Wednesday, October 01, 2014

Not A Common Core Fan

I don't agree with everything this author says, but let's look at her credentials and see if she merits at least a listen:
My degree is in engineering.  I spent five and a half years refurbishing nuclear submarines, and then I quit work to bear, rear, and eventually homeschool our three children.
As a homeschool mom, I participated in co-ops, taking turns teaching groups of homeschooled children subjects such as nature study and geography. As our children entered their teen years, I began teach to teach algebra, trig, and calculus to small classes of homeschoolers at my kitchen table.  And as our children left home for their four-year universities, two to major in engineering and one in art, I began teaching in small private schools known as classical academies.
This last year, I have also been tutoring public-school students in Common Core math, and this summer I taught a full year of Common Core Algebra 2 compressed into six weeks at an expensive, ambitious private school...
OK, she has some qualifications and some practical knowledge.  Let's see what she has to say:
Fifty years ago, transformations were not taught, although math-bright students would figure them out for themselves in analytic geometry (second-semester pre-calculus).  Today, they are taught systematically beginning in elementary school.
The treatment of transformations reminds me of the New Math debacle of the 1960s.  The reform mathematicians of the day decided that they were going to improve mathematical education by teaching all students what the math-bright children figured out for themselves.
In exactly the same way, the current crop of reform math educators has decided that transformations are an essential underlying principle, and are teaching them: laboriously, painfully, and unnecessarily.  They are tormenting and confusing the average student, and depriving the math-bright student of the delight of discovering underlying principles for herself.
One aspect of Common Core that did not surprise me was a heavy reliance on calculators.
Huh?  What's that?  Reliance on calculators?  She definitely has my attention there.  I've written plenty on that topic (here and here, among many others); the links are there if anyone wants to go read them, there's no need to rehash the arguments here.  Let's get back to the Common Core piece:
Common Core advocates claim that they are avoiding that boring, rote drill in favor of higher-order thinking skills.  Nowhere is this more demonstrably false than in their treatment of formulas.  An old-style text would have the student memorize a few formulas and be able to derive the rest.  Common Core loads the student down with more formulas than can possibly be memorized.  There is no instruction on derivation; the formulas are handed down as though an archangel brought them down from heaven.  Since it is impossible to memorize all the various formulas, students are permitted – nay, encouraged – to develop cheat sheets to use on the tests...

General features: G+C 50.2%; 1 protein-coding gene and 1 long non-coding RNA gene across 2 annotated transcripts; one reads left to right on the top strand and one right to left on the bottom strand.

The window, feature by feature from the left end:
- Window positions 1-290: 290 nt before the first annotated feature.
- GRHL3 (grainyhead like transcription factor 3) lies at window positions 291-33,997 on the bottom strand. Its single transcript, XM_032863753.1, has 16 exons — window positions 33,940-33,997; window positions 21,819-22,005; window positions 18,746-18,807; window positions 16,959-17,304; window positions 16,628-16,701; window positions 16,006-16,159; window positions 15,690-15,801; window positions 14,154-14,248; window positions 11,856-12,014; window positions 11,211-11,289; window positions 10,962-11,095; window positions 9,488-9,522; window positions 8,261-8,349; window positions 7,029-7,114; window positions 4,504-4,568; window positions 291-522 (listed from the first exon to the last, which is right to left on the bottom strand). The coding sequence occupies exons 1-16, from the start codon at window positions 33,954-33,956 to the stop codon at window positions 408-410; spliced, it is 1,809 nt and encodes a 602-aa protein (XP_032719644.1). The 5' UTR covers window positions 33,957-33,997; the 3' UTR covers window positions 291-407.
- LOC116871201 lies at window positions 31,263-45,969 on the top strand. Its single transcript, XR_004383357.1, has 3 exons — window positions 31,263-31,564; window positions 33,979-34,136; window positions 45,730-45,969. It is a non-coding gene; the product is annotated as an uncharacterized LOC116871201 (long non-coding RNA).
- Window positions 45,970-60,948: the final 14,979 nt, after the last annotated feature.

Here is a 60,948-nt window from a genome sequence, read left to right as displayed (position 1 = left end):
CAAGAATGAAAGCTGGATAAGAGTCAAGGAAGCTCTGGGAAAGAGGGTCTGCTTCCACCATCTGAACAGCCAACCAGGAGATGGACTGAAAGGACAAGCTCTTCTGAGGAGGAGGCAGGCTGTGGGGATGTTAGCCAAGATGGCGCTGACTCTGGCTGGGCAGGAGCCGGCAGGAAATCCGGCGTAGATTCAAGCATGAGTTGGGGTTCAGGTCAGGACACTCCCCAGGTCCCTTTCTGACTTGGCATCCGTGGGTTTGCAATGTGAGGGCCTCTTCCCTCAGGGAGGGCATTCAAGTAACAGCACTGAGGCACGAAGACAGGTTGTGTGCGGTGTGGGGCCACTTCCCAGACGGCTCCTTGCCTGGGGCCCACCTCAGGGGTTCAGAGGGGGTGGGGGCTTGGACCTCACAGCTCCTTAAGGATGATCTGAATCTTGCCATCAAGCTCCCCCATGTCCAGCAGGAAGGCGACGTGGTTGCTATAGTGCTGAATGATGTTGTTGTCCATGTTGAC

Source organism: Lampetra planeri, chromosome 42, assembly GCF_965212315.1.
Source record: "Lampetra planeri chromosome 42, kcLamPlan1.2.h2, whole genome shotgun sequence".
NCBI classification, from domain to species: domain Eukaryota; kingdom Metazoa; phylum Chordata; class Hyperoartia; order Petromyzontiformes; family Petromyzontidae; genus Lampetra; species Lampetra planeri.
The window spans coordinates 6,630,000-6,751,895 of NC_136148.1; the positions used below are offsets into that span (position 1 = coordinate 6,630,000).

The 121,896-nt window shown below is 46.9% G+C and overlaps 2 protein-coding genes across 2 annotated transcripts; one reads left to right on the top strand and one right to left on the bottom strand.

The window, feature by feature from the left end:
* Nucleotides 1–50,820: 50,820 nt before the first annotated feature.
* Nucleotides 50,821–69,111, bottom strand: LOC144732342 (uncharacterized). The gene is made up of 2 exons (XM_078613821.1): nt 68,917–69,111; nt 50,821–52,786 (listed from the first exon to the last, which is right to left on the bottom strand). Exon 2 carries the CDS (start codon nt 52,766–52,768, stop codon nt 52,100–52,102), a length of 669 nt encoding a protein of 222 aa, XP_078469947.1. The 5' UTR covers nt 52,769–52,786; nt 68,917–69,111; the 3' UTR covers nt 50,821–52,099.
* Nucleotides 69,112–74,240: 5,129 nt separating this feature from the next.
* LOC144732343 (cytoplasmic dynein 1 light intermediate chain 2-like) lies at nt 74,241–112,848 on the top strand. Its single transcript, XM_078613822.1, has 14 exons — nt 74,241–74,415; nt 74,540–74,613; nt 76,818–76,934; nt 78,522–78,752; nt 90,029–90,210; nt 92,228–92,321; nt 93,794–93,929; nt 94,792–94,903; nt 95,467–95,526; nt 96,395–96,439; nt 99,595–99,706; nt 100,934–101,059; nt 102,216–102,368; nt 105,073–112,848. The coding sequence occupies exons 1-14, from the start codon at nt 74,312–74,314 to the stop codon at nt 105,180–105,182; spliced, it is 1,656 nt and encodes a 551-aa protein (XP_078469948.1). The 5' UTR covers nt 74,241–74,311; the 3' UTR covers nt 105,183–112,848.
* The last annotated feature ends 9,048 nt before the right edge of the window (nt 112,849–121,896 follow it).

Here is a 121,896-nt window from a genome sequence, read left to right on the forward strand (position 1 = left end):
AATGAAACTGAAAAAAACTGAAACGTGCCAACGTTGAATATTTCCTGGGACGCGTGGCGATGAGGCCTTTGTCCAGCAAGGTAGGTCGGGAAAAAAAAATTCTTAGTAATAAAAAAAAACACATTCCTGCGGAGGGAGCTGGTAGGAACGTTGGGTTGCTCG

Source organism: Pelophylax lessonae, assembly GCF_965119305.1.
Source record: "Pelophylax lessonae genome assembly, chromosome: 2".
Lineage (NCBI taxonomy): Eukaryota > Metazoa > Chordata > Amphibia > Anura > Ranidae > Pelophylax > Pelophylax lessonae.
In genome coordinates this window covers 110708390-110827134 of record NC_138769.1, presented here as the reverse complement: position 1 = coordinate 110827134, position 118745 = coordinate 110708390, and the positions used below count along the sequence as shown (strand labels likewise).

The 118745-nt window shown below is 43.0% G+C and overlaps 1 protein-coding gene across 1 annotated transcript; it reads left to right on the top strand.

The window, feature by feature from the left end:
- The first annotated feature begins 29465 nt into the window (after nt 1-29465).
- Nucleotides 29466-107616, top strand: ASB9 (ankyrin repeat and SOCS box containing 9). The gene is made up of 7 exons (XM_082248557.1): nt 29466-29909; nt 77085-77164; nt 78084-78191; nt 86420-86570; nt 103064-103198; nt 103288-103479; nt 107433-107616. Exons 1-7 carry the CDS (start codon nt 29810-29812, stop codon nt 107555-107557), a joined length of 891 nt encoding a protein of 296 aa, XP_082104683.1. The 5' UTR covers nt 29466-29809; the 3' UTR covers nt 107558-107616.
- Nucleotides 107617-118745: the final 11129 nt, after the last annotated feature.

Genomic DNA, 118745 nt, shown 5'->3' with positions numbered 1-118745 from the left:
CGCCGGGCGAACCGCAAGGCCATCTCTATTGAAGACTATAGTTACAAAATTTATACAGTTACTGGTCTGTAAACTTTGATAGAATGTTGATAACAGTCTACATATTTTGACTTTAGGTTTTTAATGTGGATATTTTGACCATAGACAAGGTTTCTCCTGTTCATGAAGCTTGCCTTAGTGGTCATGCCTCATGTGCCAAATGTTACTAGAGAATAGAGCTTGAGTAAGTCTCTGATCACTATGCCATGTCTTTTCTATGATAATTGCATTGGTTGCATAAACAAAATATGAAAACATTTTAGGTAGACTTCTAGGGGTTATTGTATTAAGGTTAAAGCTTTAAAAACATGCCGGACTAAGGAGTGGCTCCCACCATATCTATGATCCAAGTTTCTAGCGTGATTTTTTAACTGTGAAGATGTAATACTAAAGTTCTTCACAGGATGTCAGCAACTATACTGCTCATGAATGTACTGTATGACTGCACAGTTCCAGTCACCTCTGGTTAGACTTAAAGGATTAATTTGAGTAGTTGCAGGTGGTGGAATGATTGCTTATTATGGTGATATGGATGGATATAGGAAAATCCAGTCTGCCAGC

The oft-repeated goal of Common Core is that every child will be "college or career ready."  Couple that slogan with the oft-expressed admiration for the European system of education – in European countries, students are slotted for university or a dead-end job at age fourteen, based ostensibly on their performance on high-stakes tests, but that performance almost inevitably matches the student's socioeconomic class.  Do we really want to destroy upward mobility and implement a rigid class structure in the United States of America?
That doesn't sound like an admirable goal, but the author is correct.  She follows that explosive comment up with her denouement:
I predict that if we continue implementing Common Core, average students will drop out of math as early as they are allowed.  Even math-bright students will hate math.  Tutoring companies will proliferate to serve wealthy families.  The educational gap between rich and poor will widen.  If we want to destroy math and science education in this country, keep Common Core.
How many kids will have been harmed before we admit that this was a political mistake?

cross-posted at


EdD said...

What exactly is the European system of education? German schools are different from French schools. English schools are substantially different from Scottish schools and both of those countries are part of the UK. That ed school myth about how Europeans only teach to the top tier and shuffle all the rest off to trade school is hogwash. A child in the slums of Amsterdam will receive a better general education than one from the slums of Chicago.

PeggyU said...

I never really thought about it, but she's right about that bit about transformations. I don't recall being taught that, though I must have figured it out while studying quadratic functions. I don't recall reaching that realization, so it must not have jumped out as particularly revelatory. (In contrast to this, I do remember the exact point in time when I figured out how to read.)

Now you've got me curious. Obviously, math delivery in the public education system follows teaching trends. It seems that methods fluctuate as rapidly as hemlines in the fashion world. Is there a time during recent history which could be used as a standard? We all use our own educational history as our frame of reference, but how do you identify a Golden Age of mathematics; and, can you even begin to recreate the conditions that gave rise to it?

mmazenko said...

Too many are un-informed and mis-informed on CC and its weaknesses. A curriculum that tops out at Alg II and limits acceleration at lower levels in order to "go deeper" in the content is only going to stifle education. But most people are sleeping through this - including teachers - and the country has decided to let the Chamber of Commerce establish curriculum and standards. This is a HUGE problem.